According to a survey, more than three-quarters of respondents had no idea of why quinoa is healthy and eight in 10 are clueless as to where it comes from*.
Containing all nine of the essential amino acids that cannot be created by the human body, it is one of the only plant sources in the world to be considered a complete protein, says Sandhurst Fine Foods, which released the survey ahead of the launch of a ready-to-eat range called Quinoa & Co.
The range will consist of four lines, including a mixed quinoa with eggplant caponata; a white quinoa with artichoke; a red quinoa with piquillo pepper, cabbage and lentil; and a plain option.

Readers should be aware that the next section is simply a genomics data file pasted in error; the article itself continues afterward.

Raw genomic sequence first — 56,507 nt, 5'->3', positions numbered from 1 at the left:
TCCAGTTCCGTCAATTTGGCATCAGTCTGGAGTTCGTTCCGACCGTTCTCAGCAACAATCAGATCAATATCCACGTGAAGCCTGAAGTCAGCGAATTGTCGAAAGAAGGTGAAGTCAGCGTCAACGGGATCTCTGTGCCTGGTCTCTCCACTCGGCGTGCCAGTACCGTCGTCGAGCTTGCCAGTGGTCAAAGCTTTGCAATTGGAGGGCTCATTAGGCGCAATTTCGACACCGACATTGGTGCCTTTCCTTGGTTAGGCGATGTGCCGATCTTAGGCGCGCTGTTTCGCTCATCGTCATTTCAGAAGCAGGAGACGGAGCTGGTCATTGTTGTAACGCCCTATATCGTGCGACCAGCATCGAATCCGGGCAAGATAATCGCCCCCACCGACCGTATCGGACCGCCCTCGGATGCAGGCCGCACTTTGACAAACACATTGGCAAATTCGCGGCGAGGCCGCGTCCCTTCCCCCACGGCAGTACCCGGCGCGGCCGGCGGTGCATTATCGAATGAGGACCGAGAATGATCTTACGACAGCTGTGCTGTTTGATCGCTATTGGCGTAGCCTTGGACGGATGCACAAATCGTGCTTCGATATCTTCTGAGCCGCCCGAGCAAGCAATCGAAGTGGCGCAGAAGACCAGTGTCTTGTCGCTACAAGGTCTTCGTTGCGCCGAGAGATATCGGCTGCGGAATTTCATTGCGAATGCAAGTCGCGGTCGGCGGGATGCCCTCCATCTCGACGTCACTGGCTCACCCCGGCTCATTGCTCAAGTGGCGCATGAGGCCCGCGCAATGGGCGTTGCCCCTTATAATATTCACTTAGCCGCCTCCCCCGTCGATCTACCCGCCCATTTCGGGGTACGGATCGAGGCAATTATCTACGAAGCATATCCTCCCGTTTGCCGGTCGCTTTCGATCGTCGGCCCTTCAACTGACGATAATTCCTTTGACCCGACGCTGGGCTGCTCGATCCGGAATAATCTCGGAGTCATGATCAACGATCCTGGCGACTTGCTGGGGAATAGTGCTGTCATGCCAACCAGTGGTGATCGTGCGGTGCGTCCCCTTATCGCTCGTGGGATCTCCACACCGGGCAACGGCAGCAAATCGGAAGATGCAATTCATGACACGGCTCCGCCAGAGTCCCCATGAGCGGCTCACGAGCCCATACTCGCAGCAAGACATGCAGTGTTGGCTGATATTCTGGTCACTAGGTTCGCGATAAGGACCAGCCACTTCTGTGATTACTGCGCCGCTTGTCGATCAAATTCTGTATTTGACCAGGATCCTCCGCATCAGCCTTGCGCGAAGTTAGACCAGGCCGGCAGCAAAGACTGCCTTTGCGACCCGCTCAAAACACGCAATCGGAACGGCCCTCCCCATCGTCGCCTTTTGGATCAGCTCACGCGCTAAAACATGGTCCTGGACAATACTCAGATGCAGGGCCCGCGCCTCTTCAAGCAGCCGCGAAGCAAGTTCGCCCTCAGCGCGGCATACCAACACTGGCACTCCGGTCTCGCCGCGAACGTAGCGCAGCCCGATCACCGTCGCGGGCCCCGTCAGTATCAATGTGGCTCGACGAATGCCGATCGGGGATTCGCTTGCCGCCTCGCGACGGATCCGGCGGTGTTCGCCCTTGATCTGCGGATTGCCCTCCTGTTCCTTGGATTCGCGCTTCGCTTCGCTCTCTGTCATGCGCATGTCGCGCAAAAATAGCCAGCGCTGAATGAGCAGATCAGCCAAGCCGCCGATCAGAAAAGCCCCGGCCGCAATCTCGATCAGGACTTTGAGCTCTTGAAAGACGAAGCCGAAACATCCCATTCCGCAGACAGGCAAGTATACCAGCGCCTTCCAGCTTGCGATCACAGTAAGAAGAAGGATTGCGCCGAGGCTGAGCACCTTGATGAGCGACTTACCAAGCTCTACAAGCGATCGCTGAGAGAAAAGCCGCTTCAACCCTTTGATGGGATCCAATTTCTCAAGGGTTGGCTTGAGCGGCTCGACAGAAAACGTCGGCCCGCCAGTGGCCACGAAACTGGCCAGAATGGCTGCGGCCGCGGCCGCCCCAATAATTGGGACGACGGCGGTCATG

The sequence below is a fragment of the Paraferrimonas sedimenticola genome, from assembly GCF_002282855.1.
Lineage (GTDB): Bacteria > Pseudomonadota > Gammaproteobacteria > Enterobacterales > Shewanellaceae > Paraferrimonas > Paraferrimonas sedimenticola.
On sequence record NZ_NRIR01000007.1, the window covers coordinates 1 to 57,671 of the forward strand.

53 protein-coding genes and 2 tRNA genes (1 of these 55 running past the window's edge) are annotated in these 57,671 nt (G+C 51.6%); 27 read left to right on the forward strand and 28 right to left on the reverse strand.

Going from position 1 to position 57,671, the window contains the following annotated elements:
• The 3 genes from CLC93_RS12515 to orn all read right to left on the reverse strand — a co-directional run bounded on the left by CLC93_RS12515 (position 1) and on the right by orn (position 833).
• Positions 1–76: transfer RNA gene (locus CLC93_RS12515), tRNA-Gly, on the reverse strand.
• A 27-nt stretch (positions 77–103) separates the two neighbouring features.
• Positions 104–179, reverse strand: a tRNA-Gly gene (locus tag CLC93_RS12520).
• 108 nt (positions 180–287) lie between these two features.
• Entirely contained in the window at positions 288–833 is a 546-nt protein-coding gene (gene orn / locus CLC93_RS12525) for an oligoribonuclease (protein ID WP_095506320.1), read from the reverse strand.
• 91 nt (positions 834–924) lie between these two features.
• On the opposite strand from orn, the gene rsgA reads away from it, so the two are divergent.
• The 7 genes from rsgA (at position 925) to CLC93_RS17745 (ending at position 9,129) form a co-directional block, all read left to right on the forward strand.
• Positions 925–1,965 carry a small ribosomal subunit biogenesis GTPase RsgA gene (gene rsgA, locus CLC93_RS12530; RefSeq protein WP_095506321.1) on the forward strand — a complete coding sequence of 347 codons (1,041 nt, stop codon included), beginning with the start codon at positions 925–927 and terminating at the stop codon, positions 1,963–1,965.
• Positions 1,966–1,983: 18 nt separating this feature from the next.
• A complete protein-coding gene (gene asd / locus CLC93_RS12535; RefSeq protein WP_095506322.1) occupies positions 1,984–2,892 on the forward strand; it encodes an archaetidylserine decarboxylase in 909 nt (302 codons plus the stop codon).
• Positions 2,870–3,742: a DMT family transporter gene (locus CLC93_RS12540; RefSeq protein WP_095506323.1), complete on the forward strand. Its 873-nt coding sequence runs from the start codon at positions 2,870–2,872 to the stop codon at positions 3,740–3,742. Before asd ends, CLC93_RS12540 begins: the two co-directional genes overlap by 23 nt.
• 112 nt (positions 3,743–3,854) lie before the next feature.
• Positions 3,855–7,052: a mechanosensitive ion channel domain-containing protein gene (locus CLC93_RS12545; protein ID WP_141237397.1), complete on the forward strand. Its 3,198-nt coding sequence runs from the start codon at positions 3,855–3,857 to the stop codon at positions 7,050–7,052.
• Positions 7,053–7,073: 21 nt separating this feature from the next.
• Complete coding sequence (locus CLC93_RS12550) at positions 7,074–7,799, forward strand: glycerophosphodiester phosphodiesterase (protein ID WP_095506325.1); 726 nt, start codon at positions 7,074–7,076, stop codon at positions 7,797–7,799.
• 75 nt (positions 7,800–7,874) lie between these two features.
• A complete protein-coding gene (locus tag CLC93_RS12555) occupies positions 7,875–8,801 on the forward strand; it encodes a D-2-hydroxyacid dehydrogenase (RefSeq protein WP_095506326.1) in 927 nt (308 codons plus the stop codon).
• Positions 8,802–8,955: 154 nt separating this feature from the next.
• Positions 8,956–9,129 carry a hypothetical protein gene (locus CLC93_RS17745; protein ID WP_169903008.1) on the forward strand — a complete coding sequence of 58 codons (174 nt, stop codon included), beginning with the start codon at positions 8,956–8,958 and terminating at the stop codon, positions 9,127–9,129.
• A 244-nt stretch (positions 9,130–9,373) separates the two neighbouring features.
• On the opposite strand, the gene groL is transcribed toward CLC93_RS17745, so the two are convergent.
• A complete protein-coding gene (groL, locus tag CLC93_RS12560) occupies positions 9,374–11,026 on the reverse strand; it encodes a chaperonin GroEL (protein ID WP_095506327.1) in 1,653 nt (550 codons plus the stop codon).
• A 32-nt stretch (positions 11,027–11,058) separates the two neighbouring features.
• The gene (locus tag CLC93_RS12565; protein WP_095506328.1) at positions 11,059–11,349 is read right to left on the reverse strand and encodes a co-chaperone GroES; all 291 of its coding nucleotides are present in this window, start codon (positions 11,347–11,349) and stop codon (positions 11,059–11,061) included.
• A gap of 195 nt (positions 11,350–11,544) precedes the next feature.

Nutritionist Melanie Lionello has developed a series of quinoa recipes to coincide with the launch.
Widely regarded as the national dish for any super-foodie, quinoa rose to fame in the early 2010s, reaching a high point when the United nations declared 2013 as the International Year of the Quinoa.
In 2015, the Harvard Public School of Health said that eating a bowl of gluten-free whole grain or cereal fibre daily reduces the risk of cancer, heart disease and diabetes.
Yet still very few Australians know anything about the 4,000-year-old crop grown for its seeds. Only a small number know, for example, that